Monday, 16 January 2012

The Truth About Human Zoos (1)

‘Dance!’ a policeman urged the girls dressed in loin cloths singing, clapping and swinging their hips from side to side.
They are one of India’s protected ancient tribes and, in the video that surfaced last week, were dancing for tourists in exchange for food.

Charities, media organisations and government officials were breathing fire when the video emerged on the net. The Jarawa tribe from India’s Andaman Island has just 403 members, and under Indian laws photographing or coming into contact with them is illegal. 

That is why The Guardian newspaper (UK), which first broke the story and other news organisations condemned the actions of the tourists and greedy policemen. Words like ‘disgusting’ and ‘exploitation’ were thrown about. Some headlines even went as far as describing the reaction as ‘outrage at human zoo’. 

Human Zoos
The concept of human zoos was prevalent in the 19th and 20th century when European explorers returned from continents like Asia, America and Africa with natives who were put on display for curious spectators.

 Human zoos were popular in cities like Paris, Antwerp, London, Hamburg, New York and Warsaw where up to 300,000 visitors flocked to see the exhibitions.

A famous example of a human exhibit was a woman called Sara Bartman who was uprooted from the east cape of South Africa and displayed in exhibitions around England and France until her death in 1815.  Exhibitors were particularly fascinated with her unusual anatomy.

Another famous example is Ota Benga who was taken from the Congo in 1906 and put in a cage at a monkey house in New York’s Bronx zoo. Scientists at that time believed certain races were evolutionary inferior and Benga was living proof. The New York Times reported that around 40,000 people flocked to the park to see ‘the wild man from Africa.’

Benga on display with monkeys at Bronx zoo
Benga showing off filed teeth before he left Congo
 On the whole, some 35,000 people were said to have taken part in the human zoo displays and were viewed by approximately 1.4 billion spectators.
The exhibitions were first banned by Hitler and steadily declined after World War II.

Today it is inconceivable to think that such acts of depravity were widely accepted. No one would permit or tolerate such inhumane acts. But here’s the truth about human zoos: they might no longer appear in the same crass form that they did in the past, but they are still in existence.

Generations have passed and attitudes about race have changed, but people have not changed. They remain opportunistic. That means that people will exploit situations for their benefit if given the chance. And that is exactly what The Guardian and other media outlets (I am not exempting myself) are doing.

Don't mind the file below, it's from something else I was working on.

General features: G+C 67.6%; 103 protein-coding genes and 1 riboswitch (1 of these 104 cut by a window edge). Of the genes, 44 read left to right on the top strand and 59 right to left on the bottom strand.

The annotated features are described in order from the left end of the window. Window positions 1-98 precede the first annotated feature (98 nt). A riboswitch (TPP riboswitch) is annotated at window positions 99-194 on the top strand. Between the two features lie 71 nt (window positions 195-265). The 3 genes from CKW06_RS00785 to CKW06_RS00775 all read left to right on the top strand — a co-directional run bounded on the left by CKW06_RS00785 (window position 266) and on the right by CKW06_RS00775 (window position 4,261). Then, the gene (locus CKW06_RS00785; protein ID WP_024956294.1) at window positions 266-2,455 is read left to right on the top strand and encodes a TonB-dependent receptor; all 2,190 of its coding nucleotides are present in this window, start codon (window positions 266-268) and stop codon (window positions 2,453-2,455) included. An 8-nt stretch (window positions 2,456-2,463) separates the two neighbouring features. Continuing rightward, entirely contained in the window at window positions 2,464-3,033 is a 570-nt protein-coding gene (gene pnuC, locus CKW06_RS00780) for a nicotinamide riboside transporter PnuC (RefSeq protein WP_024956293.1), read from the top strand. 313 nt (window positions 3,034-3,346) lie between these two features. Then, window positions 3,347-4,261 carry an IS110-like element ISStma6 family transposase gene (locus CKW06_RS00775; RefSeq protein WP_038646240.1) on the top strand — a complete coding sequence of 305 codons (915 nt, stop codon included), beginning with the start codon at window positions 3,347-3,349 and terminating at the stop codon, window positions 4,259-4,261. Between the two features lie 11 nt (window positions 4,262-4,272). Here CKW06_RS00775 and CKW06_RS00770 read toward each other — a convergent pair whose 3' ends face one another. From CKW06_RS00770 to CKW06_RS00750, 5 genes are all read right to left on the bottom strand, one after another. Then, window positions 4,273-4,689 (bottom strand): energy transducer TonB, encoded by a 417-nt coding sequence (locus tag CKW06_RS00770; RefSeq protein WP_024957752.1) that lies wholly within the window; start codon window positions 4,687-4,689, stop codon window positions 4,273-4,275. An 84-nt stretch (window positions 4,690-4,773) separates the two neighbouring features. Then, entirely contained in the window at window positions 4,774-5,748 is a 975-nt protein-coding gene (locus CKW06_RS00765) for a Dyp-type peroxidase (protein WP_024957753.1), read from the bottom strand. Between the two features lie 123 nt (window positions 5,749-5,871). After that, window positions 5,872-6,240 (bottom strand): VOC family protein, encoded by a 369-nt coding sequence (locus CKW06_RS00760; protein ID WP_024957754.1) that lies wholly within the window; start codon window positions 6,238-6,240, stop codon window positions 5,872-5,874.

I admire The Guardian but found it ironic that they were condemning a video showing a protected dwindling tribe exploited by tourists on one hand, and on the other hand were milking it for all its worth.  

If it is so exploitative why show it in the first place? Would the ‘more than half a million viewers’ who clicked on the video have something to do with it? And why the thirty-second commercial before the video?
human zoo
Members of Jarawa tribe dancing for tourists
On the face of it, the media and charities are drawing attention to a social malaise that needs to be tackled. But on the flipside, they are also constructing an 'exotic' story that will lure their readers to their papers/sites, thereby boosting their audience.

Without knowing it, we the readers become voyeurs who avidly consume images of the 'other'/native/primitive just like the spectators did hundreds of years ago. We are gawking at them from our privileged positions. Our curiosity is fuelling their exploitation, while inwardly we feel things are faring much better. That is an illusion.

(to be continued)


  1. Absolutely spot on, many of these so called despicable acts are encouraged by human nature. I also loved the pictures, well written!!

  2. Thanks for your comment, Chuksrants. I absolutely agree with you. Acts of evil evolve and take on different forms but they remain acts of evil nonetheless.

  3. I'm totally fascinated with the concept of a human Zoo. Never knew they existed. Maybe one could steal some Caucasians and put them on display in Zamfara. As for the exploitation, the nature of business is to provide a service. I think people want to hear something unusual and by nature curiosity will always trump good will. Good job fresh angle.

  4. I know, King Zow. The whole 'outrage' charade is a mechanism to pull in more readers. Thanks for your comment.

  5. One of your best written articles yet Fresh-Angle. Well Done!
    Found it suprising that these outages were stopped by Hitler of all people! So even a man such as Hitler had a sense of human conscience in him?

    1. I know, it's surprising isn't it? Thanks for the comment. I'm really flattered.

  6. Hmmm....great and critical perspective and well-researched indeed!

  7. Thanks, Felix Obi. It's comments like yours that give me the impetus to research and write.